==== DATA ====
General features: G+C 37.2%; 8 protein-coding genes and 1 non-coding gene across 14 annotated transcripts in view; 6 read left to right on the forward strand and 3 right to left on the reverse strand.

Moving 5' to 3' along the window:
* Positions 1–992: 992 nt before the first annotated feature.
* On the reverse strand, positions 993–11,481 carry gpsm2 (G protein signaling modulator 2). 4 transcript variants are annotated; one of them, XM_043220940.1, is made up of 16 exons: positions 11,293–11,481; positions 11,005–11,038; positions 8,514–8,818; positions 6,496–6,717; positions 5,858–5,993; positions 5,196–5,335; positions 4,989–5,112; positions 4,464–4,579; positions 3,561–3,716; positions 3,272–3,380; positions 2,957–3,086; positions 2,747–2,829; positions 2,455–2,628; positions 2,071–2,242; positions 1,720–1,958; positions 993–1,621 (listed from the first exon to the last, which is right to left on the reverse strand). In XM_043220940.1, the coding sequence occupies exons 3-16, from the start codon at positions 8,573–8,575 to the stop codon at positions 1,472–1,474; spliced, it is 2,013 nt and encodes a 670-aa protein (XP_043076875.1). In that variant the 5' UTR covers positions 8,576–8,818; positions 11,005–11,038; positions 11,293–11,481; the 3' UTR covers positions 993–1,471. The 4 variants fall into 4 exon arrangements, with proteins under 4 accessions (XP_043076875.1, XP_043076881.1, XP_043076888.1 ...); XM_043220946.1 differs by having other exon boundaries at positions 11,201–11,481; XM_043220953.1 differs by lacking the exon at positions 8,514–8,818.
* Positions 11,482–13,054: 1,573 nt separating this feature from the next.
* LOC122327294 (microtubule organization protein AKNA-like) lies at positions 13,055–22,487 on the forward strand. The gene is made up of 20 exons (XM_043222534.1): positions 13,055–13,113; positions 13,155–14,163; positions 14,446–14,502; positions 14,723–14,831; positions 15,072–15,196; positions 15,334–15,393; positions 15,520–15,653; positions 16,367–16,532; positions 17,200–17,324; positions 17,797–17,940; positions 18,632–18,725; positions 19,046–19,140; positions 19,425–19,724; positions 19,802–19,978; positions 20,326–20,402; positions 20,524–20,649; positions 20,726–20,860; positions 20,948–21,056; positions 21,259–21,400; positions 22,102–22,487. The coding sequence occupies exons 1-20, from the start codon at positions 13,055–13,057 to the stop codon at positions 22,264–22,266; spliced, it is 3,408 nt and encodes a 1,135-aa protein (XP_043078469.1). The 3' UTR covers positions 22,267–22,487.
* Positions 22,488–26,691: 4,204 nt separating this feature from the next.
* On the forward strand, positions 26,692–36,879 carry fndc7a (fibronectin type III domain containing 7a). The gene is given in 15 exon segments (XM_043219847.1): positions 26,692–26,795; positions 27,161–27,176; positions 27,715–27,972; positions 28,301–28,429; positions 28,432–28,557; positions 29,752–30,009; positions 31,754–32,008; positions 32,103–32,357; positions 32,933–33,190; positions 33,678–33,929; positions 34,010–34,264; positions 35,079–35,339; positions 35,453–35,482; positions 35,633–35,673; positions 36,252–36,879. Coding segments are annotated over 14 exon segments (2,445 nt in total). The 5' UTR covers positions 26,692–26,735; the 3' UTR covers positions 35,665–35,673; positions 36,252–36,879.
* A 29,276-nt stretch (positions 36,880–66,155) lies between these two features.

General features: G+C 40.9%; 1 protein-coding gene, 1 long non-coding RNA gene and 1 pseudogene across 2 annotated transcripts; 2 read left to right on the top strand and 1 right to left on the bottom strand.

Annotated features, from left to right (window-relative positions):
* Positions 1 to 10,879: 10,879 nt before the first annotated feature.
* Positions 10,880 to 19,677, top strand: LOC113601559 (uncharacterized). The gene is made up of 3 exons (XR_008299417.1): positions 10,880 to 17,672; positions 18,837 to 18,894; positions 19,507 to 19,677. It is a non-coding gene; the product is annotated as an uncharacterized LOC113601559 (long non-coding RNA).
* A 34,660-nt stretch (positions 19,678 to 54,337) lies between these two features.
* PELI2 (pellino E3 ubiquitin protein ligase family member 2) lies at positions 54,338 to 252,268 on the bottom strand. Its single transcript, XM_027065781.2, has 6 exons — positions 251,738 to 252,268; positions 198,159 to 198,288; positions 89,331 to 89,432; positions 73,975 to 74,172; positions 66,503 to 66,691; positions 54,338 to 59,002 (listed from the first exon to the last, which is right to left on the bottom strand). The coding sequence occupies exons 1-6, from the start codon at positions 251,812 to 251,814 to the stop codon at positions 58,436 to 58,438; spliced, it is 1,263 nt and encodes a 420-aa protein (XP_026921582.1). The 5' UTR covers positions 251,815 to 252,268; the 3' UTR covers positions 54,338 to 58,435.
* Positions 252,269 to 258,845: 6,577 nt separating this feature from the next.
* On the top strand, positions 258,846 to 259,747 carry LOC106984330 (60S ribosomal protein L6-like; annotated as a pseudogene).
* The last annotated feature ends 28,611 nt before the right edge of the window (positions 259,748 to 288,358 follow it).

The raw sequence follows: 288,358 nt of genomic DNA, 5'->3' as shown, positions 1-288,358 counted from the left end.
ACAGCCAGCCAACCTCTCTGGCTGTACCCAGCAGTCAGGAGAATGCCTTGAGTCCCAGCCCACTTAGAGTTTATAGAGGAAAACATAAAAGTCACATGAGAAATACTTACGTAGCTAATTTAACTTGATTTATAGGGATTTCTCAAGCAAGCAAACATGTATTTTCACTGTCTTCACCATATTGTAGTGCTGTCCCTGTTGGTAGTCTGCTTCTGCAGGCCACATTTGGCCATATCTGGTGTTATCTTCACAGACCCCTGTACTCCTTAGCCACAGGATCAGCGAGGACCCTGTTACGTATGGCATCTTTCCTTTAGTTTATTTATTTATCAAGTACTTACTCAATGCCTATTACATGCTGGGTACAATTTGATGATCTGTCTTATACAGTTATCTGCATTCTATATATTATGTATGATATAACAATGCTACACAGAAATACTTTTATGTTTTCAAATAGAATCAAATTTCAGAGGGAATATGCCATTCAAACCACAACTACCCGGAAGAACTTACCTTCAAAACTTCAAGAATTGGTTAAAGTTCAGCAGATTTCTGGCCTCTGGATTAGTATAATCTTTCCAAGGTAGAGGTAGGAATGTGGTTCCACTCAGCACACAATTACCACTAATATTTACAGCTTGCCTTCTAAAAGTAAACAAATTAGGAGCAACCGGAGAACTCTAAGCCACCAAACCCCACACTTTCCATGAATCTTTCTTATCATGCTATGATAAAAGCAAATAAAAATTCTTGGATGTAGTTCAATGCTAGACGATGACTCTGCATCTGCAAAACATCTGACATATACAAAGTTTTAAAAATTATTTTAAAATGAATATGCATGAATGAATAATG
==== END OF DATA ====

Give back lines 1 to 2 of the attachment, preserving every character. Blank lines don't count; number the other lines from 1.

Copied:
General features: G+C 37.2%; 8 protein-coding genes and 1 non-coding gene across 14 annotated transcripts in view; 6 read left to right on the forward strand and 3 right to left on the reverse strand.

Moving 5' to 3' along the window: